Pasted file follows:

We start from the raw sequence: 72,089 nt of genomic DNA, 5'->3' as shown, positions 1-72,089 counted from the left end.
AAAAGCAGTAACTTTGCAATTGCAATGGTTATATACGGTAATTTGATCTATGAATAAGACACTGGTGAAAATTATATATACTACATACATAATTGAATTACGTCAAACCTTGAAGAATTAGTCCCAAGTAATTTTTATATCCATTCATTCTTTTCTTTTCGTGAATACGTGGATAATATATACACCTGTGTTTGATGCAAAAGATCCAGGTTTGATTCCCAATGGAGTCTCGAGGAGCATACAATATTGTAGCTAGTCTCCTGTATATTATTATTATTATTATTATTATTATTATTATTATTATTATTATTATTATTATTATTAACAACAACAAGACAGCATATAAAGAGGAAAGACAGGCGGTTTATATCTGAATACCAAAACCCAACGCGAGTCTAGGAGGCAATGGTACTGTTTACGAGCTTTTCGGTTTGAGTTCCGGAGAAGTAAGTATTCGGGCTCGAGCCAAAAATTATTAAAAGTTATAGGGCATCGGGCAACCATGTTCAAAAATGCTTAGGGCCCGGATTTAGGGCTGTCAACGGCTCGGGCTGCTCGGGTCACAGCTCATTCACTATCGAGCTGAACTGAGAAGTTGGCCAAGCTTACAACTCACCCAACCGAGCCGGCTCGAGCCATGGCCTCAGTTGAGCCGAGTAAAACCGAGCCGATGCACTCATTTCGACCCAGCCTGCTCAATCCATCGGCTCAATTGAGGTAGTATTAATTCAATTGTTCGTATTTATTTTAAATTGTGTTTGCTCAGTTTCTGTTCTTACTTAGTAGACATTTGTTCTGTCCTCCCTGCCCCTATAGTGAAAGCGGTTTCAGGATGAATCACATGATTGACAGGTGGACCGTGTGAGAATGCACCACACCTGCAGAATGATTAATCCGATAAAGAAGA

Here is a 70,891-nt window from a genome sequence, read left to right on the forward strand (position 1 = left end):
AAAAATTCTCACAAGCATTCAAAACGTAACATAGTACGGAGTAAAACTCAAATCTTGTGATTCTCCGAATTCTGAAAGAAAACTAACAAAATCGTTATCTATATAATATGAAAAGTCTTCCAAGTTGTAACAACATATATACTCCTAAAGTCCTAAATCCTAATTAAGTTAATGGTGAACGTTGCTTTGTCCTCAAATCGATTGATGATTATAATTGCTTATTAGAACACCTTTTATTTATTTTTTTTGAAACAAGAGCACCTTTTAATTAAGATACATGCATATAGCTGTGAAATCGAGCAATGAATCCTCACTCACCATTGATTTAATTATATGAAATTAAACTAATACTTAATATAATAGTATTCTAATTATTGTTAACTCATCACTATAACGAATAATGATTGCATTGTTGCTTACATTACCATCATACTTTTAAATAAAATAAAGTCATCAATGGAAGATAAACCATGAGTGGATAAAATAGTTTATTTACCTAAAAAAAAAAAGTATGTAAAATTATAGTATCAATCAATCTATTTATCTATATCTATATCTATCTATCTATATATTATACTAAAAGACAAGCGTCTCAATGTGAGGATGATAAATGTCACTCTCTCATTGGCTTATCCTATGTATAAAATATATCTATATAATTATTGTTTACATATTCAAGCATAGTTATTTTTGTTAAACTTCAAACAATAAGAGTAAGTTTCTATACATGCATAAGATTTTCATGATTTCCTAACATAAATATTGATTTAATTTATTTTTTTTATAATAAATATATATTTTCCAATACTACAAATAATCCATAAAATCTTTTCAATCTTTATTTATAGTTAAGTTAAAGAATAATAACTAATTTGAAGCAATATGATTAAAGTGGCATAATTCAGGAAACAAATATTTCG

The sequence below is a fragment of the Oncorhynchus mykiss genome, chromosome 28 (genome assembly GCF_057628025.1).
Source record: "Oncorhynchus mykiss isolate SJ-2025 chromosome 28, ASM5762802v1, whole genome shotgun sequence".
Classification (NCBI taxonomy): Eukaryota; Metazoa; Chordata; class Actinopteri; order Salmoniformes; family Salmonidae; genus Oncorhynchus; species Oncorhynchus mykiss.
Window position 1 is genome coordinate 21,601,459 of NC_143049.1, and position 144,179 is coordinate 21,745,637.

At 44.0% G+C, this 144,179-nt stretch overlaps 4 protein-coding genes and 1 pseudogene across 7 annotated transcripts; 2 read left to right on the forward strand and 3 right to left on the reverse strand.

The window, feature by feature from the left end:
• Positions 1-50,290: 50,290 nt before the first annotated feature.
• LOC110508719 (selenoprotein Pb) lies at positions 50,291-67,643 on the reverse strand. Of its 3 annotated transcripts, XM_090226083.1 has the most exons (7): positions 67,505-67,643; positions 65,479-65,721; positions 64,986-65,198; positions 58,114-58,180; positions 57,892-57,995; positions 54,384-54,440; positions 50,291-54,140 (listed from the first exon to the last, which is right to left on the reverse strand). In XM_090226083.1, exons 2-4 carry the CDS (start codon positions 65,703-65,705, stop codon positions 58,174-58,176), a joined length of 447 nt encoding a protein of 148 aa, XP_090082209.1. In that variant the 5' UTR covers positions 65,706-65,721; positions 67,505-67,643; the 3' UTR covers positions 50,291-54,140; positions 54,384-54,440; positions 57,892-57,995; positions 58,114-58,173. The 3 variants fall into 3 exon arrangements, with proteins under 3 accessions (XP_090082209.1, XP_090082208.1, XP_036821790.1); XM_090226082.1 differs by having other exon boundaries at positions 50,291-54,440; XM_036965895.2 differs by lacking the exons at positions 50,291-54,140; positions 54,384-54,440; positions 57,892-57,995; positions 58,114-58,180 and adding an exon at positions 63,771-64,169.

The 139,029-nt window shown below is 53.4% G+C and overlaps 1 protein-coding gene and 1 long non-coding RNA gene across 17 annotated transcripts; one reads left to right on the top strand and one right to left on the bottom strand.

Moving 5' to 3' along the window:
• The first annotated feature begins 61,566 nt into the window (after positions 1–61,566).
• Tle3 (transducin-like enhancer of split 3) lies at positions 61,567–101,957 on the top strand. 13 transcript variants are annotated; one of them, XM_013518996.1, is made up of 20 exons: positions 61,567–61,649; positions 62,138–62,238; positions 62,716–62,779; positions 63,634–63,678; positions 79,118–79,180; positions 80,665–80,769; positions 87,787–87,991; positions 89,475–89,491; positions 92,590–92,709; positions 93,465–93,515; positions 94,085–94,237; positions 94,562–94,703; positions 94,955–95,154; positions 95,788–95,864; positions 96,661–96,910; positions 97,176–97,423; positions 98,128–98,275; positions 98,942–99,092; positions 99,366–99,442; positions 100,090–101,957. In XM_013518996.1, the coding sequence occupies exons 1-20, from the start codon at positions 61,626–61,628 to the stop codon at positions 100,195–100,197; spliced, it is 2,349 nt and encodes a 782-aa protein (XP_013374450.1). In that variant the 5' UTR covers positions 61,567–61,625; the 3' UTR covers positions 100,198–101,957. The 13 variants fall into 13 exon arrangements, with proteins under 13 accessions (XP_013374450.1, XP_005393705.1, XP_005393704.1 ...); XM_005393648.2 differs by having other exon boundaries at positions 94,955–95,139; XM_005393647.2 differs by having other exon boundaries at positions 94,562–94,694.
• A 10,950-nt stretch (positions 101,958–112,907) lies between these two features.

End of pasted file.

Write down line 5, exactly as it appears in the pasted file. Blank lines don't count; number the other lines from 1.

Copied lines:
The sequence below is a fragment of the Oncorhynchus mykiss genome, chromosome 28 (genome assembly GCF_057628025.1).